User:Atcovi/3rd Book/The Ocean Floor
The Ocean Floor
A presentation by Atcovi
In this presentation, you will learn about the Ocean Floor, it's properties and benefits.
- Continental Shelf - The width of the continental shelf varies considerably – it is not uncommon for an area to have virtually no shelf at all, particularly where the forward edge of an advancing oceanic plate dives beneath continental crust in an offshore subduction zone such as off the coast of Chile or the west coast of Sumatra. The largest shelf – the Siberian Shelf in the Arctic Ocean – stretches to 1,500 kilometers (930 mi) in width. The South China Sea lies over another extensive area of continental shelf, the Sunda Shelf, which joins Borneo, Sumatra, and Java to the Asian mainland. Other familiar bodies of water that overlie continental shelves are the North Sea and the Persian Gulf. The average width of continental shelves is about 80 km (50 mi). The depth of the shelf also varies, but is generally limited to water shallower than 150 m (490 ft). The slope of the shelf is usually quite low, on the order of 0.5°; vertical relief is also minimal, at less than 20 m (66 ft).
Though the continental shelf is treated as a physiographic province of the ocean, it is not part of the deep ocean basin proper, but the flooded margins of the continent. Passive continental margins such as most of the Atlantic coasts have wide and shallow shelves, made of thick sedimentary wedges derived from long erosion of a neighboring continent. Active continental margins have narrow, relatively steep shelves, due to frequent earthquakes that move sediment to the deep sea.
- Continental Slope - The continental margin is the zone of the ocean floor that separates the thin oceanic crust from thick continental crust. Together, the continental shelf, continental slope, and continental rise are called continental margin. Continental margins constitute about 28% of the oceanic area.
The transition from continental to oceanic crust commonly occurs within the outer part of the margin, called continental rise. Oceanwards beyond the edge of the rise lies the abyssal plain. The underwater part of the continental crust is called continental shelf, which usually abruptly terminates with the continental slope, which in turn terminates with the foot of the slope. The under-ocean part constitutes about 20% of the continental crust.
The edge of the continental margin is one criterion for the boundary of the internationally recognized claims to underwater resources by countries in the definition of the "Continental Shelf" by the United Nations Convention on the Law of the Sea (although in the UN definition the "legal continental shelf" may extend beyond the geomorphological continental shelf and vice versa).
Earthquakes and volcanic eruptions are common on the west coast of North America, but there are no active volcanoes on the east coast and large magnitude earthquakes are rare. Geologists refer to the west coast as a (tectonically) active continental margin and the east coast a passive continental margin. These differences can be found on several continents. Most passive continental margins have broad continental shelves, whereas active continental margins typically have narrow continental shelves. In addition, active continental margins are near plate boundaries whereas passive continental margins are further away from an active plate boundary.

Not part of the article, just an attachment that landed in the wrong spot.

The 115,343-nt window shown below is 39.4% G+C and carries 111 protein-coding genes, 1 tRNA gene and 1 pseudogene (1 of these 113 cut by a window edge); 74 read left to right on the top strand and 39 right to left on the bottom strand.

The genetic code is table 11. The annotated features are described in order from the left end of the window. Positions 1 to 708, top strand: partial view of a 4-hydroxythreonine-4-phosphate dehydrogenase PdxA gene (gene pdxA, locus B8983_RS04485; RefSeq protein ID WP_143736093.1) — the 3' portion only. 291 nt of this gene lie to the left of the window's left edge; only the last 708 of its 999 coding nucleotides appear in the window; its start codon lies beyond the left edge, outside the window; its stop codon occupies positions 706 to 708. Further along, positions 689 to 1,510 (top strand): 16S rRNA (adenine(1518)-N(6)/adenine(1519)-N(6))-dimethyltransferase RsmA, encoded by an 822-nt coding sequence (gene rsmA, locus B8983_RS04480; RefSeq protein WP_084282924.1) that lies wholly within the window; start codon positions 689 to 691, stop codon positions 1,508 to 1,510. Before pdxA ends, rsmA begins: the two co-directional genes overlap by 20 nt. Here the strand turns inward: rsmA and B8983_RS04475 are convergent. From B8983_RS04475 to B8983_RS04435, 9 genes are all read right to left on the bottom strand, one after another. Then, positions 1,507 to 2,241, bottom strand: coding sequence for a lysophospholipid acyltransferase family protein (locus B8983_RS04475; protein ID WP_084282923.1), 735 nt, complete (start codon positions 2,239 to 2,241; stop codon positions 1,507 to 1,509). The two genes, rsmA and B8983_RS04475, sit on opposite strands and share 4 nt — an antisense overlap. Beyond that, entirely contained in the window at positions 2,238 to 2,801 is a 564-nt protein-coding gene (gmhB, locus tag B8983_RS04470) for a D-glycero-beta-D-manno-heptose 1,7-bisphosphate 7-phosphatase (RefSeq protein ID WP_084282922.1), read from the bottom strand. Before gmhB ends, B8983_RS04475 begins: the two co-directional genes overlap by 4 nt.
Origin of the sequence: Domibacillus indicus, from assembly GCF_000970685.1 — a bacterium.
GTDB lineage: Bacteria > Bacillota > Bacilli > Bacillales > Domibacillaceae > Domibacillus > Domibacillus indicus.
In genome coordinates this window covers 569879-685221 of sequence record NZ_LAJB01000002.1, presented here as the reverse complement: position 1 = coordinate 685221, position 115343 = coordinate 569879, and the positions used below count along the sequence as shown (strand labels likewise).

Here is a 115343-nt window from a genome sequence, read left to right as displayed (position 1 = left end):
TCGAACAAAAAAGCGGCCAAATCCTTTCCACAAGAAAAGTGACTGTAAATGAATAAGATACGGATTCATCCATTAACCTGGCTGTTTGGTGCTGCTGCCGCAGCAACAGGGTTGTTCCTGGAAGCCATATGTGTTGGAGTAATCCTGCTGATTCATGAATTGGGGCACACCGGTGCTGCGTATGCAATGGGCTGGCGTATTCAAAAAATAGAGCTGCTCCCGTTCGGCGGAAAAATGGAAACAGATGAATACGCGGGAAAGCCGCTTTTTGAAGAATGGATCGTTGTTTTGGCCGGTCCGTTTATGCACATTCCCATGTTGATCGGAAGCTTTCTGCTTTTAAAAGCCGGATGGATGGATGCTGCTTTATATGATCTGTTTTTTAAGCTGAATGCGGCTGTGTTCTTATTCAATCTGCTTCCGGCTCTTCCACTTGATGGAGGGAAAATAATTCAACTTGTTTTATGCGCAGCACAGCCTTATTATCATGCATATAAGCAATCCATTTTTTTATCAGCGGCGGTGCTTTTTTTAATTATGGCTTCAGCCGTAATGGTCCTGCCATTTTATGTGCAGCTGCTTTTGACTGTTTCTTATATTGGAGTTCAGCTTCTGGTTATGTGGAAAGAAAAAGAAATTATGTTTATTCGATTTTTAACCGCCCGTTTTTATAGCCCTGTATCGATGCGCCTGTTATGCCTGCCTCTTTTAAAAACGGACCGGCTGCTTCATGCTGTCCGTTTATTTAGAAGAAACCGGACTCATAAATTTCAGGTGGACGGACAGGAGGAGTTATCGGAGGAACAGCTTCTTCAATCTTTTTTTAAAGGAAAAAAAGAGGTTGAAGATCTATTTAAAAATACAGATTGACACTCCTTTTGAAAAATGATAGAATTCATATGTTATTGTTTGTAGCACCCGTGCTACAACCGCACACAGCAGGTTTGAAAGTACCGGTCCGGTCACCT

- Continental Rise - A smooth-surfaced accumulation of sediment which forms at the base of the continental slope. The surface of the rise is gently sloping with gradients between 1:100 and 1:700. The width of the rise varies but is often several hundred kilometres. Two types of deposit lead to the formation of rises: turbidites laid down by turbidity currents flowing down the continental slope; and contourites laid down by contour currents flowing along the rise at the base of the continental margin.
- Abyssal Plain - An abyssal plain is an underwater plain on the deep ocean floor, usually found at depths between 3000 and 6000 m. Lying generally between the foot of a continental rise and a mid-ocean ridge, abyssal plains cover more than 50% of the Earth’s surface. They are among the flattest, smoothest and least explored regions on Earth. Abyssal plains are key geologic elements of oceanic basins (the other elements being an elevated mid-ocean ridge and flanking abyssal hills). In addition to these elements, active oceanic basins (those that are associated with a moving plate tectonic boundary) also typically include an oceanic trench and a subduction zone.
Abyssal plains were not recognized as distinct physiographic features of the sea floor until the late 1940s and, until very recently, none had been studied on a systematic basis. They are poorly preserved in the sedimentary record, because they tend to be consumed by the subduction process. The creation of the abyssal plain is the end result of spreading of the seafloor (plate tectonics) and melting of the lower oceanic crust. Magma rises from above the asthenosphere (a layer of the upper mantle) and as this basaltic material reaches the surface at mid-ocean ridges it forms new oceanic crust. This is constantly pulled sideways by spreading of the seafloor. Abyssal plains result from the blanketing of an originally uneven surface of oceanic crust by fine-grained sediments, mainly clay and silt. Much of this sediment is deposited by turbidity currents that have been channelled from the continental margins along submarine canyons down into deeper water. The remainder of the sediment is composed chiefly of pelagic sediments. Metallic nodules are common in some areas of the plains, with varying concentrations of metals, including manganese, iron, nickel, cobalt and copper. These nodules may provide a significant resource for future mining ventures.